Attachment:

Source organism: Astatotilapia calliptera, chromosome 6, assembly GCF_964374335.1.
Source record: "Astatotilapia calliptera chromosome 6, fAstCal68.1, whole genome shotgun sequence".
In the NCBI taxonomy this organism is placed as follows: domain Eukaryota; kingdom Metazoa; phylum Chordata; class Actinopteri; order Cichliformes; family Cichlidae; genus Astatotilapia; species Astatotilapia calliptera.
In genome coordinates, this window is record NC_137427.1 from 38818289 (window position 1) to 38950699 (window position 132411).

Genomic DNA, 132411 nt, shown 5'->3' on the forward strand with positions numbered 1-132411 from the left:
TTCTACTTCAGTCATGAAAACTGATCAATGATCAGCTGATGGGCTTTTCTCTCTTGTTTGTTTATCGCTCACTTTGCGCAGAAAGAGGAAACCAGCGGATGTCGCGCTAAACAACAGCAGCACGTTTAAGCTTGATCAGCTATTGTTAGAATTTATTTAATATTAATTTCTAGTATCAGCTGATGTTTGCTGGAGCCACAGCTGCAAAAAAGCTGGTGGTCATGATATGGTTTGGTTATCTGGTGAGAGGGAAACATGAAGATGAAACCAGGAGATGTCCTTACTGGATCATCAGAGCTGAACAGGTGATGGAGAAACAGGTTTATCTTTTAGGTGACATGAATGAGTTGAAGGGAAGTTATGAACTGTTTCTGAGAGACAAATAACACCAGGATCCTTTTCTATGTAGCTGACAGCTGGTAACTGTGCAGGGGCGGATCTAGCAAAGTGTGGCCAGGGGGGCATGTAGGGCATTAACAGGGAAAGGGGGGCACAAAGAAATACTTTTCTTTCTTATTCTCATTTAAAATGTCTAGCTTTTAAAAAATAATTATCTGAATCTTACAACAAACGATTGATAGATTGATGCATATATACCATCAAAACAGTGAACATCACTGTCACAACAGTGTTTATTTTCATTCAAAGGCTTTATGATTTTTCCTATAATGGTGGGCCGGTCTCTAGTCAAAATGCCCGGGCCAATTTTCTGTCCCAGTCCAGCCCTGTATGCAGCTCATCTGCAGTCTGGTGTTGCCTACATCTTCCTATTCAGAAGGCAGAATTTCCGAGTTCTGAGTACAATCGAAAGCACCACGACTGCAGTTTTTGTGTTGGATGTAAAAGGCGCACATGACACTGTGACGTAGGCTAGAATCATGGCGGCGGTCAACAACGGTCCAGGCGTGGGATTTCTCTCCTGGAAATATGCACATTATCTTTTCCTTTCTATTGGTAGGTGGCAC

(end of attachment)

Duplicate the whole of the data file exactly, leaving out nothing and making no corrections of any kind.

Source organism: Astatotilapia calliptera, chromosome 6, assembly GCF_964374335.1.
Source record: "Astatotilapia calliptera chromosome 6, fAstCal68.1, whole genome shotgun sequence".
In the NCBI taxonomy this organism is placed as follows: domain Eukaryota; kingdom Metazoa; phylum Chordata; class Actinopteri; order Cichliformes; family Cichlidae; genus Astatotilapia; species Astatotilapia calliptera.
In genome coordinates, this window is record NC_137427.1 from 38818289 (window position 1) to 38950699 (window position 132411).

Genomic DNA, 132411 nt, shown 5'->3' on the forward strand with positions numbered 1-132411 from the left:
TTCTACTTCAGTCATGAAAACTGATCAATGATCAGCTGATGGGCTTTTCTCTCTTGTTTGTTTATCGCTCACTTTGCGCAGAAAGAGGAAACCAGCGGATGTCGCGCTAAACAACAGCAGCACGTTTAAGCTTGATCAGCTATTGTTAGAATTTATTTAATATTAATTTCTAGTATCAGCTGATGTTTGCTGGAGCCACAGCTGCAAAAAAGCTGGTGGTCATGATATGGTTTGGTTATCTGGTGAGAGGGAAACATGAAGATGAAACCAGGAGATGTCCTTACTGGATCATCAGAGCTGAACAGGTGATGGAGAAACAGGTTTATCTTTTAGGTGACATGAATGAGTTGAAGGGAAGTTATGAACTGTTTCTGAGAGACAAATAACACCAGGATCCTTTTCTATGTAGCTGACAGCTGGTAACTGTGCAGGGGCGGATCTAGCAAAGTGTGGCCAGGGGGGCATGTAGGGCATTAACAGGGAAAGGGGGGCACAAAGAAATACTTTTCTTTCTTATTCTCATTTAAAATGTCTAGCTTTTAAAAAATAATTATCTGAATCTTACAACAAACGATTGATAGATTGATGCATATATACCATCAAAACAGTGAACATCACTGTCACAACAGTGTTTATTTTCATTCAAAGGCTTTATGATTTTTCCTATAATGGTGGGCCGGTCTCTAGTCAAAATGCCCGGGCCAATTTTCTGTCCCAGTCCAGCCCTGTATGCAGCTCATCTGCAGTCTGGTGTTGCCTACATCTTCCTATTCAGAAGGCAGAATTTCCGAGTTCTGAGTACAATCGAAAGCACCACGACTGCAGTTTTTGTGTTGGATGTAAAAGGCGCACATGACACTGTGACGTAGGCTAGAATCATGGCGGCGGTCAACAACGGTCCAGGCGTGGGATTTCTCTCCTGGAAATATGCACATTATCTTTTCCTTTCTATTGGTAGGTGGCAC